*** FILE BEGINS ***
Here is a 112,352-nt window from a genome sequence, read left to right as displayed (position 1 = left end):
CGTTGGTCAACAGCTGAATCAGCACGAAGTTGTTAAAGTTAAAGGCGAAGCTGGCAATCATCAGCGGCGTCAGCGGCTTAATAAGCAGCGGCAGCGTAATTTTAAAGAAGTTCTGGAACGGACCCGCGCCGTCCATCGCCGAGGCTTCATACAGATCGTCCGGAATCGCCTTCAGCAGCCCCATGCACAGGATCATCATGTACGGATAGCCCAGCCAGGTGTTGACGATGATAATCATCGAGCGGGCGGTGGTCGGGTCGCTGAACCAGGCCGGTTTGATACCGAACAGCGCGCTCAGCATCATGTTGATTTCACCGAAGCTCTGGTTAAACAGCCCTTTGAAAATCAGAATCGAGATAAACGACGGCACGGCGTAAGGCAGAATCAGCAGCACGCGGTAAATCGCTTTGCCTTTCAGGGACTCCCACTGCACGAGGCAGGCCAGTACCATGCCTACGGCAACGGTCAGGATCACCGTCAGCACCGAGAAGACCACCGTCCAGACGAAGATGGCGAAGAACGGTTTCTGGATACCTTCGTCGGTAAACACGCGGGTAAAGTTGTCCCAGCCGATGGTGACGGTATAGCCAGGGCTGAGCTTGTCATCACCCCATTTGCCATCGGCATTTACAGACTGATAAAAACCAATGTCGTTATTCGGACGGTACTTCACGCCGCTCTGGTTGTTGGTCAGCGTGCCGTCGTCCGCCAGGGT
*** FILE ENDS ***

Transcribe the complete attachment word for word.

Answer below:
Here is a 112,352-nt window from a genome sequence, read left to right as displayed (position 1 = left end):
CGTTGGTCAACAGCTGAATCAGCACGAAGTTGTTAAAGTTAAAGGCGAAGCTGGCAATCATCAGCGGCGTCAGCGGCTTAATAAGCAGCGGCAGCGTAATTTTAAAGAAGTTCTGGAACGGACCCGCGCCGTCCATCGCCGAGGCTTCATACAGATCGTCCGGAATCGCCTTCAGCAGCCCCATGCACAGGATCATCATGTACGGATAGCCCAGCCAGGTGTTGACGATGATAATCATCGAGCGGGCGGTGGTCGGGTCGCTGAACCAGGCCGGTTTGATACCGAACAGCGCGCTCAGCATCATGTTGATTTCACCGAAGCTCTGGTTAAACAGCCCTTTGAAAATCAGAATCGAGATAAACGACGGCACGGCGTAAGGCAGAATCAGCAGCACGCGGTAAATCGCTTTGCCTTTCAGGGACTCCCACTGCACGAGGCAGGCCAGTACCATGCCTACGGCAACGGTCAGGATCACCGTCAGCACCGAGAAGACCACCGTCCAGACGAAGATGGCGAAGAACGGTTTCTGGATACCTTCGTCGGTAAACACGCGGGTAAAGTTGTCCCAGCCGATGGTGACGGTATAGCCAGGGCTGAGCTTGTCATCACCCCATTTGCCATCGGCATTTACAGACTGATAAAAACCAATGTCGTTATTCGGACGGTACTTCACGCCGCTCTGGTTGTTGGTCAGCGTGCCGTCGTCCGCCAGGGT